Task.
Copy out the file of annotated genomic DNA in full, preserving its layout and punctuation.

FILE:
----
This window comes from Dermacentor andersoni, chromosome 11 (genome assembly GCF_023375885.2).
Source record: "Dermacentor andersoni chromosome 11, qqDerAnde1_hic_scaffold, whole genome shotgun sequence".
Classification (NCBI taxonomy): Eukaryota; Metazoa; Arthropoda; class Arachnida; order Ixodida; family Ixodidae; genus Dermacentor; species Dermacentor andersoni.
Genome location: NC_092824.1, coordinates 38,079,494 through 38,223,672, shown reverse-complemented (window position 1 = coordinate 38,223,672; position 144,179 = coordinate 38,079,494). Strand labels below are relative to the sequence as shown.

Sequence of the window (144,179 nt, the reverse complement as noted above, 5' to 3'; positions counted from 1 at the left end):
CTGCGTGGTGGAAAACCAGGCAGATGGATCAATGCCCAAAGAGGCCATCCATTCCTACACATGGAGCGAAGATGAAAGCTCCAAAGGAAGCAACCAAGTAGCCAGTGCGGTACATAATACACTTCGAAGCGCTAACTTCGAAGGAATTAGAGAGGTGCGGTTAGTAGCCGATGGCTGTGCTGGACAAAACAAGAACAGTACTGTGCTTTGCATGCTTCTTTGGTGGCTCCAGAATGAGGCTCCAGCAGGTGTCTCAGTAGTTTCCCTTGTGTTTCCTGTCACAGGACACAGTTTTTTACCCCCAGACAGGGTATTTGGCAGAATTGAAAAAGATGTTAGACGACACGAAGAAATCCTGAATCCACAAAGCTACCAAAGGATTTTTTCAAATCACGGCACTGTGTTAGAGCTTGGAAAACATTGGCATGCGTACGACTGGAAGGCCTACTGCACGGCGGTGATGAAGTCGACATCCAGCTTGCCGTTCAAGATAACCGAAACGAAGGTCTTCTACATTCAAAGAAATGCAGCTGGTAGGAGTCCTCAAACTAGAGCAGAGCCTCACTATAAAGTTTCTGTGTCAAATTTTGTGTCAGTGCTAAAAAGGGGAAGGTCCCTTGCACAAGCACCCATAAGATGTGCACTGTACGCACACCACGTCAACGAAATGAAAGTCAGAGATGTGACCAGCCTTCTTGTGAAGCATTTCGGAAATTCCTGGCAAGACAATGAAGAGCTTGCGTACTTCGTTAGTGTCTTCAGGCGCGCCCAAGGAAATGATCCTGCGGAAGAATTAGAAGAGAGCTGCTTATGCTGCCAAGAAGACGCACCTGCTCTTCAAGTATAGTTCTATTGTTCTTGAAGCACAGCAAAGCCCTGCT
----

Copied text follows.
This window comes from Dermacentor andersoni, chromosome 11 (genome assembly GCF_023375885.2).
Source record: "Dermacentor andersoni chromosome 11, qqDerAnde1_hic_scaffold, whole genome shotgun sequence".
Classification (NCBI taxonomy): Eukaryota; Metazoa; Arthropoda; class Arachnida; order Ixodida; family Ixodidae; genus Dermacentor; species Dermacentor andersoni.
Genome location: NC_092824.1, coordinates 38,079,494 through 38,223,672, shown reverse-complemented (window position 1 = coordinate 38,223,672; position 144,179 = coordinate 38,079,494). Strand labels below are relative to the sequence as shown.

Sequence of the window (144,179 nt, the reverse complement as noted above, 5' to 3'; positions counted from 1 at the left end):
CTGCGTGGTGGAAAACCAGGCAGATGGATCAATGCCCAAAGAGGCCATCCATTCCTACACATGGAGCGAAGATGAAAGCTCCAAAGGAAGCAACCAAGTAGCCAGTGCGGTACATAATACACTTCGAAGCGCTAACTTCGAAGGAATTAGAGAGGTGCGGTTAGTAGCCGATGGCTGTGCTGGACAAAACAAGAACAGTACTGTGCTTTGCATGCTTCTTTGGTGGCTCCAGAATGAGGCTCCAGCAGGTGTCTCAGTAGTTTCCCTTGTGTTTCCTGTCACAGGACACAGTTTTTTACCCCCAGACAGGGTATTTGGCAGAATTGAAAAAGATGTTAGACGACACGAAGAAATCCTGAATCCACAAAGCTACCAAAGGATTTTTTCAAATCACGGCACTGTGTTAGAGCTTGGAAAACATTGGCATGCGTACGACTGGAAGGCCTACTGCACGGCGGTGATGAAGTCGACATCCAGCTTGCCGTTCAAGATAACCGAAACGAAGGTCTTCTACATTCAAAGAAATGCAGCTGGTAGGAGTCCTCAAACTAGAGCAGAGCCTCACTATAAAGTTTCTGTGTCAAATTTTGTGTCAGTGCTAAAAAGGGGAAGGTCCCTTGCACAAGCACCCATAAGATGTGCACTGTACGCACACCACGTCAACGAAATGAAAGTCAGAGATGTGACCAGCCTTCTTGTGAAGCATTTCGGAAATTCCTGGCAAGACAATGAAGAGCTTGCGTACTTCGTTAGTGTCTTCAGGCGCGCCCAAGGAAATGATCCTGCGGAAGAATTAGAAGAGAGCTGCTTATGCTGCCAAGAAGACGCACCTGCTCTTCAAGTATAGTTCTATTGTTCTTGAAGCACAGCAAAGCCCTGCT